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Jeff-C-IL

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    N-C-IL
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    AHHC Specialist
    9230, 666, JD 7410, FNH 9030

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  1. Anybody who has worked in a engineering job for a big company can pretty much guess what happened here. The design engineer(s) at IH wanted to "do it right" and provide separate pump systems for 3pt & remotes, allowing things like remote flow to a motor while lifting the planter, etc. They even got so far as to design the passages into the castings to make this happen. "See - it can be an option!" The accountants (CEO types) said - that will cost too much. So the head engineer put the brakes on that project. Then, once the project was definitely killed, & production of the one-pump design was happening, the casting designs were modified to remove the second port.
  2. As far as width - on any drill/planter you must always add the "pass to pass" measurement to the working width. 12 x 7" = 84" + another 7" to the next pass (or you can think of this as 3.5" more on each end of the drill) 84" x 7" = 91" So if you drive perfectly, your drill will cover 91" width each pass. Most guys will probably call that a 8' drill!
  3. Likely combine, but some older loaders were single acting lift, bucket double acting.
  4. Aaaach. Where was this thread when I was trying to run down parts! My Caliper and piston were shot - but $700 looks like a deal compared to what I paid for a used one. If anybody ever can cross this to a standard OEM - its probably some obscure $250 truck part....
  5. How the heck does a tractor get THAT sunk into the ground? Flooding? Ants? Attempted burial?
  6. I've seen a few engines where the coil, condenser, or mag would work until you tried to increase speed - then cut out. Try hooking a timing light to a wire and see if it keeps flashing when you increase RPM. Weird problem, I know. Just an idea!
  7. Think of it as a permanent factory update. Cut this little trim piece off to allow a major upgrade. No brainer- unless your tractor is being some kind of "all original mint". For instance, I would not want to cut anything on that untouched 100 hour JD 4440 Kinze has in his museum!
  8. Not sure I ever looked at or checked into the relief pressure. Likely the same as the 66/86 series, but that's in a separate section. I will be curious to see what the OP finds when he digs into this.
  9. Snoshoe - My early s/n 4386 had the 06 style ones on it. No idea why. OP also has an early unit. Either way, once he gets it apart, he should be able to figure out what he has, and fix it!
  10. Yeah. its access for the screw, but if you plug that hole, oil can build up behind the spool and can prevent function. The little tiny o-ring on the pin is leaking for oil to get to there. Some guys have made "bleeder" tubes - screw in a fitting and run a tiny oil line back down into the rear end. Better to just fix it! That o-ring is a #2 or #3 o-ring from McMaster-Carr - I bought a 100 of them for $10 or so. IIRC, CIH only sells you the pin w/ o-ring for ....more.
  11. Yeah, looking closer at the attached valve diagram that is the later one. Mine were actually like this picture - the 806 version. Some subtle differences around the # 2-14. Same basic concept. As I recall, the last time I worked on one of these, I didn't even remove the block from the tractor. I simply unhooked the linkage, and screwed the entire 1-15 off, slide it out of the block with the spool. Took that assembly in to the workbench. Replaced # 9 oring in the block on the tractor. Reassembled and slid it back in. Took about an hour total..... OH- one warning - Do NOT bend the #15 tube with a big pliers , vice, or pipe wrench. If you need to grip it, have the #1 plug in place and squeeze right over the treads. IIRC, before removing the assembly, I put a big socket over #1, then hit it with a hammer a couple times - that gives enough purchase on the tube for the socket to loosen the tube off the block, not just screw out #1.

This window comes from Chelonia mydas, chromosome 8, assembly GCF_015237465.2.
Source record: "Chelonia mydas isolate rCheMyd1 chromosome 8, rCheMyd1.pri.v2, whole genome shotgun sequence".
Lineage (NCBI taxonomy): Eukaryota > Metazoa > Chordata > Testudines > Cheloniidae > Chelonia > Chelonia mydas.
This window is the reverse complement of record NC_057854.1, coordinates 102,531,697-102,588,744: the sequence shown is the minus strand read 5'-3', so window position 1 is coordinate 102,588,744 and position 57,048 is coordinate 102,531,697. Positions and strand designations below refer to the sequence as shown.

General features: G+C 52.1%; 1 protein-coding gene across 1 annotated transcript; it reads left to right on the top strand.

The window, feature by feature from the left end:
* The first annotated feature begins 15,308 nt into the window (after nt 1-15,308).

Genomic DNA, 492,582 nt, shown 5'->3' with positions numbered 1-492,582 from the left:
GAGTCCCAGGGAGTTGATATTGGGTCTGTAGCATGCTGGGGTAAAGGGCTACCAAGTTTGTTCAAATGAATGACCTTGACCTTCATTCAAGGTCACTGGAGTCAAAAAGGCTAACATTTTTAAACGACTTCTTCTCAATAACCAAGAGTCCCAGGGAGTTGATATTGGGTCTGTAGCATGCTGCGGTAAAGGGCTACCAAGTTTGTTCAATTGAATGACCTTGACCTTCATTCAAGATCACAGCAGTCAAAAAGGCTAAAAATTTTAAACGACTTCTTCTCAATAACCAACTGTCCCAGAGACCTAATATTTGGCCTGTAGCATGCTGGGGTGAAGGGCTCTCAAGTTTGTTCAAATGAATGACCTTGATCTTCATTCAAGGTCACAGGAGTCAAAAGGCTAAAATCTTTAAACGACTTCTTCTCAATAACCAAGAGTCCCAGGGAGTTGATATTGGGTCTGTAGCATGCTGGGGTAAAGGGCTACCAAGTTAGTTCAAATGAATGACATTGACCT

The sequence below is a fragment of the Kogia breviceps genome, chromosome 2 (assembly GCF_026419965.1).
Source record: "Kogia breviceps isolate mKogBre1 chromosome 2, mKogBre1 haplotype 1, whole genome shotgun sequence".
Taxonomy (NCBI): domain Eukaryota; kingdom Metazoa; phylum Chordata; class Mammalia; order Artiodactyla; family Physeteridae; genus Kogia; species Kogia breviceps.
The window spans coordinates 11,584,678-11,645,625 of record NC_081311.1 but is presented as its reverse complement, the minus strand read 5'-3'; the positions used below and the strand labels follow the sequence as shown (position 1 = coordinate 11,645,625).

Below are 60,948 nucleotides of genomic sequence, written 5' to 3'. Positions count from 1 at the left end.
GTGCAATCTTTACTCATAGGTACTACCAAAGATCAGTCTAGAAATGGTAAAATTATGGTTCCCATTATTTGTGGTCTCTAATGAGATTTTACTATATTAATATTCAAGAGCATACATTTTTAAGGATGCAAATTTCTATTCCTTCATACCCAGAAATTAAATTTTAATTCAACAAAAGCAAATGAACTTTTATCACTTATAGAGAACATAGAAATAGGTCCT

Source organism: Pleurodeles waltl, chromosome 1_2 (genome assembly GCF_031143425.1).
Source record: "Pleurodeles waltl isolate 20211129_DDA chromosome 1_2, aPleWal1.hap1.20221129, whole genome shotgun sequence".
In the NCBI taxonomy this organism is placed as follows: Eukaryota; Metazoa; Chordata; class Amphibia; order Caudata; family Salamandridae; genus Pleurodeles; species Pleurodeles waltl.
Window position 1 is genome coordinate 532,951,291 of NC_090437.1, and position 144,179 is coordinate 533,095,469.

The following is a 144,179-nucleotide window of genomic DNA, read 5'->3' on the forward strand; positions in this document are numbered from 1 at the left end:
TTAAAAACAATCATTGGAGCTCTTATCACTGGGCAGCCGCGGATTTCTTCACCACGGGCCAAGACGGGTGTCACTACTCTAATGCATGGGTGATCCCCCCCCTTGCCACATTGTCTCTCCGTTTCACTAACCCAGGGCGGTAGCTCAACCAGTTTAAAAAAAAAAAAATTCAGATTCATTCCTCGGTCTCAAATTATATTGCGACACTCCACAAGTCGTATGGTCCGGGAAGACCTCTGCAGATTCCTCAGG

12. My early 4386 had one of these fail eaten up by corrosion - (Change your fluid regularly to prevent moisture buildup!) I looked for weeks to find a replacement, finally bought a "good used" one - cost me $1000. Pretty sure you could fix yours if it isn't corroded. Seals and orings. Take it apart - what Have you got to lose? Good luck.
  13. You may be incorrect on the "same as the 1066", etc. My 4386 had the same valves as the 806. Yes, I've had them apart - they are really easy to repair if you take your time and work an a secure flat pan to prevent losing the little balls! I've linked in the parts explosion from the CIH website. I think this is a later version, as my early 4386 did not have the 19-25 parts, IIRC. Don't bother with a rebuild kit, you just need a couple o-rings. All easily available from CIH or McMaster-Carr. The key piece of knowledge on these is Remove the linkage Unscrew the tube and cap (1-15) as one piece, and pull the entire cap, tube and spool out of the body as one piece Disassemble the cap and tube and spool on the afore mentioned secure "pan" to catch any little parts. The only real hard part was the tiny oring around the #8 pin, and getting the balls all seated and working properly (adjust the kickout by turning screw #2)
  14. Hey, I was going off memory on this - and my memory is notoriously mixed up on any thing except combine AHC wiring! Maybe someone else can give definite answer??
  15. Thats one style I haven't seen before! I was thinking more of these......Aeroquip.
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